I am not surprised to see that universities are leading the way in public sector cloud adoption in a recent report produced by Eduserv – with 36% having already adopted the cloud (compared to public bodies 29%, local government 21% and emergency services 13%).
As a sector, we live in an increasingly dynamic world, in which our strategic priorities fit well with what the cloud can provide. The report highlighted that universities prioritise scalability, agility and modernisation as drivers to the cloud (over cost-savings or security), and it’s easy to see why we don’t want to continue to carry the weight of legacy applications.
Not only do we need to think about efficiencies and creating a modern working environment – perhaps in common with other public sector organisations – but we also need to ensure that our students enter the workplace having experienced the best of technology and are ready to be leaders in an increasingly digital world.
With 59% of higher education (HE) institutions looking to procure hyperscale public cloud in the next 12 months, there is a clear indication that the sector plans to retain its place at the top of the technology innovation curve. The question is then about how we best implement technology to support objectives.
It is important that any cloud adoption strategy is outcomes-based – essentially not an ‘adoption strategy’ at all, but a technology strategy that supports the strategic priorities of the university.
We have seen a trend among some early adopters to ‘lift and shift’ existing applications and data without sufficiently repurposing for cloud, which means forgoing many of the benefits. Whereas, what we are seeing from a second phase of adopters is a more refined approach centred on outcomes.
It’s important that any cloud adoption strategy is outcomes-based – essentially not an ‘adoption strategy’ at all, but a technology strategy that supports the strategic priorities of the university. Whether that’s about securing a more global presence, improving student outcomes, reducing capital expenditure or enabling research, for example, cloud is one of the tools that can support these objectives, but should not be considered an end in itself.
As we look to the future, cloud should be about providing a platform for innovation, utilising technologies such as artificial intelligence (AI), automation, machine learning and the Internet of Things (IoT) to link and share data for intelligent outcomes that provide efficiencies and allow for better decision-making.
Take the example of Leeds Beckett University, which uses AI in clearing. It started in 2017 with a chatbot called Becky and expanded in 2018 to use Alexa. Not only did this help lighten the administrative load during clearing, the university also discovered that offers made through the chatbot increased the propensity for students to accept to almost double that of the people who applied through the traditional phone method.
Other areas likely to be feeding the growth in cloud adoption include developments in online learning and globalisation. I think one of the biggest concerns with these trends is being able to deliver learning to students wherever they are without losing that personal touch, which is important for both the student experience and maintaining the reputation of the university and credibility of the qualifications obtained. I believe the cloud and associated technologies have a big part to play in evolving these offers to avoid digitally advanced teaching options being seen as ‘lower’ standards of learning.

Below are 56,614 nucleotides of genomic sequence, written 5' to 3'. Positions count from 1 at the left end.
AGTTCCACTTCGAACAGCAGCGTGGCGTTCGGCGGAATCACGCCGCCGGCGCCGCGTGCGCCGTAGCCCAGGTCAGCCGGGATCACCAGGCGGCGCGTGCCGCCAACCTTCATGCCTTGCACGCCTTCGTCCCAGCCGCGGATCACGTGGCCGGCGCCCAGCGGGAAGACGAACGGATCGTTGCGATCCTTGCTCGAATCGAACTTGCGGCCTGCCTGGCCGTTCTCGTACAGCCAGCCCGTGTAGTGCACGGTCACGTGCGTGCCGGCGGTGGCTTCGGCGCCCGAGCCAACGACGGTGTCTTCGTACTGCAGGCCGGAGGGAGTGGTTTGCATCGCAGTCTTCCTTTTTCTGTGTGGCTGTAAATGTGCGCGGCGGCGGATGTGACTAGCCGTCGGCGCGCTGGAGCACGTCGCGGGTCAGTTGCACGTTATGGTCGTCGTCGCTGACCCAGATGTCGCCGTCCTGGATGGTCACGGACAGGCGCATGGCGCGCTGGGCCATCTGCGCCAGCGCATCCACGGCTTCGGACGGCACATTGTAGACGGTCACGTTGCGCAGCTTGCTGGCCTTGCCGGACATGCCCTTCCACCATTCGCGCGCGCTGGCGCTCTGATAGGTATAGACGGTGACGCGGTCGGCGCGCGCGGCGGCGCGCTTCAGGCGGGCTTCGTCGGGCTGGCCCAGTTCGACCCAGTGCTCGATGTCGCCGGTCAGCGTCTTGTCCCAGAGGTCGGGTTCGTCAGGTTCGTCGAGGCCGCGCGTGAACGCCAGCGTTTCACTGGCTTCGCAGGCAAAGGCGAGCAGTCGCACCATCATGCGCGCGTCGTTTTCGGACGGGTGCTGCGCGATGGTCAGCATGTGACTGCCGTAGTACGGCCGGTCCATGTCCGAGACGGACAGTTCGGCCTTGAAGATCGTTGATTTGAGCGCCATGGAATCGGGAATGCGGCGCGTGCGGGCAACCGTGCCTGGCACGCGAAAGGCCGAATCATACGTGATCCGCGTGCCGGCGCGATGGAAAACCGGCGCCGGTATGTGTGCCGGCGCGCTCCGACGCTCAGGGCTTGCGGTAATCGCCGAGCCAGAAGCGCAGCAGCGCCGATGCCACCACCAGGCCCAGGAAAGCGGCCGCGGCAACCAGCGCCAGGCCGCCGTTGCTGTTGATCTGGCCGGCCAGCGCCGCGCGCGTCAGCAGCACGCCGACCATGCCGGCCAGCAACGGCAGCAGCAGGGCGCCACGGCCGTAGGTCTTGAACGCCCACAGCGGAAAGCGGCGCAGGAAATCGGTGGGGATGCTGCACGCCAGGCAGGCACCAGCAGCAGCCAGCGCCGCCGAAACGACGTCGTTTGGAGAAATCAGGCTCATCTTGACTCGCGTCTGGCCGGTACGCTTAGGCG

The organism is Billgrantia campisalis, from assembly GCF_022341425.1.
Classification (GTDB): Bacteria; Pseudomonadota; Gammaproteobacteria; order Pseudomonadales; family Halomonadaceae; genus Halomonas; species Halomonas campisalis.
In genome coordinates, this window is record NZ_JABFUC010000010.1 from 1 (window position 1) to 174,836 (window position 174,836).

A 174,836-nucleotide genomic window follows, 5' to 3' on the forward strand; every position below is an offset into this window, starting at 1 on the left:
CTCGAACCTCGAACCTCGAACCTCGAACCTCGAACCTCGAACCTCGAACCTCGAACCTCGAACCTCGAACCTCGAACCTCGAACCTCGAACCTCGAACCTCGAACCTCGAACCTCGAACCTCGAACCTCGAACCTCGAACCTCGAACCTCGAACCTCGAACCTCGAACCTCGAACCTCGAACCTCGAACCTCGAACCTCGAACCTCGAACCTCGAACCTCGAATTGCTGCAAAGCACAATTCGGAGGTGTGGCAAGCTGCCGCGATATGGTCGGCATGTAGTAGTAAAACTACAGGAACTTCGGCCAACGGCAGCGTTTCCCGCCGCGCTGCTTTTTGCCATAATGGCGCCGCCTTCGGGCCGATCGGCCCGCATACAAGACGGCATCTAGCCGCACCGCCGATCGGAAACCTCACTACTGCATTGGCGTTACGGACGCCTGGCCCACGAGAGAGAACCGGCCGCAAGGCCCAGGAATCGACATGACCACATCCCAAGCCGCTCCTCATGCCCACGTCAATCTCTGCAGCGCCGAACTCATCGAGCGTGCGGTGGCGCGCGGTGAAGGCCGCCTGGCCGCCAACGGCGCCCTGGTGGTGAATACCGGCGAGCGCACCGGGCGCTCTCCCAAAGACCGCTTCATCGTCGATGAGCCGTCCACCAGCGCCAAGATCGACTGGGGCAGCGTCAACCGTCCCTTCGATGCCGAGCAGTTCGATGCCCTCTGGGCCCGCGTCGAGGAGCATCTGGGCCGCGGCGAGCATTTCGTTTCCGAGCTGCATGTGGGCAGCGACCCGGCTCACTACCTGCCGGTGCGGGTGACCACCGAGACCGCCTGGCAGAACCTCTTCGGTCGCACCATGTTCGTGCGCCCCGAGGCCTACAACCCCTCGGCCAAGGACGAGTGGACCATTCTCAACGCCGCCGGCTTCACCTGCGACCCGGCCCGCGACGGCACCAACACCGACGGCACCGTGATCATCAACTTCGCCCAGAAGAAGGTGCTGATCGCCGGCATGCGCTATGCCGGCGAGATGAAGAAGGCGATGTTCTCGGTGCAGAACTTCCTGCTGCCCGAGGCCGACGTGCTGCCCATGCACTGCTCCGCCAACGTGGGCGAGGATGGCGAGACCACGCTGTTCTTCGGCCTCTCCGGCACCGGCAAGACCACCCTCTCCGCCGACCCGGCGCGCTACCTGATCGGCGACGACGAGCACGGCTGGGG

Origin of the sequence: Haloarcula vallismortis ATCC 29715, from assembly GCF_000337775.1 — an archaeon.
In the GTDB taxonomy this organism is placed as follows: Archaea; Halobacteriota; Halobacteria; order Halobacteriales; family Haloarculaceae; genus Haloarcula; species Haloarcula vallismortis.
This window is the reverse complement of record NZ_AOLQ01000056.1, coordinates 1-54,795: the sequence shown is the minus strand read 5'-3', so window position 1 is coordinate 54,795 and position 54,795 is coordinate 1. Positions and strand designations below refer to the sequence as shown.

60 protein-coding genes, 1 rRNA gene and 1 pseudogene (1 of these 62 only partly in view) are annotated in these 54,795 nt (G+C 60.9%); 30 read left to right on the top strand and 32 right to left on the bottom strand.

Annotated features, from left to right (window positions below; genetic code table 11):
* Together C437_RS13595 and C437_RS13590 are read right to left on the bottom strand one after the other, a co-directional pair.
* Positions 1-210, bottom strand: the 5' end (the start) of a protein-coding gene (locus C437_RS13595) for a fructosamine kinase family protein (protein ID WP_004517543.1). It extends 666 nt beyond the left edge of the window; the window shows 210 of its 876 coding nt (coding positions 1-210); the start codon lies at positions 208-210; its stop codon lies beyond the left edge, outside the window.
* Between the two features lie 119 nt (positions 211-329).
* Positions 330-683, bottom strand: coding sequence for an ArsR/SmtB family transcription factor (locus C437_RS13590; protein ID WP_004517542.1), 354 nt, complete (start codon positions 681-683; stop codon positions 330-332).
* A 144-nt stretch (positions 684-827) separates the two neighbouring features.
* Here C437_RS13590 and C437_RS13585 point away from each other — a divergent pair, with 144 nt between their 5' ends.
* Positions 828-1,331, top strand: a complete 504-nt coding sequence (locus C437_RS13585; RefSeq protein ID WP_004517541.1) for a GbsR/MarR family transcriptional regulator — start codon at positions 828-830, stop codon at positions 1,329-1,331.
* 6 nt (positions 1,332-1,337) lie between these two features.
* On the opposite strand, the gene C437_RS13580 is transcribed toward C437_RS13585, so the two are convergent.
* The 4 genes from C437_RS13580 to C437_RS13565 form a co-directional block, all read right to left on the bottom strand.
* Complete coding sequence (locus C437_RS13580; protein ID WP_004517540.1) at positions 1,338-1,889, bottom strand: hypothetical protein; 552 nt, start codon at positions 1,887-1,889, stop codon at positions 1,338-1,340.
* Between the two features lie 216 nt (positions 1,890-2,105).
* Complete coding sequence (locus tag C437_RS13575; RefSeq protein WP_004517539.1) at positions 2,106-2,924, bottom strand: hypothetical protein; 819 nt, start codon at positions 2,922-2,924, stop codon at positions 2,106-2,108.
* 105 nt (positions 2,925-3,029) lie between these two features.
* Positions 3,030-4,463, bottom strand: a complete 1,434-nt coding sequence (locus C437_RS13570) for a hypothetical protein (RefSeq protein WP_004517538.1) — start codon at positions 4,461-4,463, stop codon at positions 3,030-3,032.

Take the example that Jisc showcased at Digifest earlier this month, ‘Natalie 4.0’. This virtual reality experience simulates future learning environments, but makes clear that ‘Natalie’ still interacts with real people and that her welfare is a high priority, with systems in place to flag potential issues.
The use of technology to improve student welfare is a trend that is also emerging outside the ‘virtual’ world. For example, Lancaster University launched Ask LU, a “digital friend and companion for students” in the last few weeks, hot on the heels of a similar project at Staffordshire University. Both innovations aim to improve the student experience, although using slightly different technologies.
As we see innovations like these more often being used as a differentiator, a key question is how can universities resource this? There will always be in-demand skills, but the worry is that such expertise commands salaries that are potentially outside university budgets. However, I do not think that HE leaders need to lose heart because we inhabit a world that is a hub of innovation and both our current staff and students can provide a great source of skills if given the right encouragement and training.
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I’ve seen from personal experience members of staff who were previously responsible for systems running on traditional hardware and, when moved to a cloud environment, really enjoy the new challenges. They are able to concentrate on, say, integrations, how to rearchitect, make services globally available, scale or link to other systems… whatever suits the strategic priorities of the institution.
It’s important that we involve existing team members in implementing new technologies; empower them to lead cloud projects and give them the opportunity to shadow consultants coming into the business to ensure knowledge is transferred.
Furthermore, we shouldn’t overlook the natural pool of talent from graduates. We need to build relationships and encourage apprenticeships and placements that have reciprocal benefit to the university and student.
It’s great to see universities leading the way and important that these journeys continue. The benefits are many, and together we can provide better places to work and learn.
You can read Eduserv’s Public Sector Cloud Adoption Report here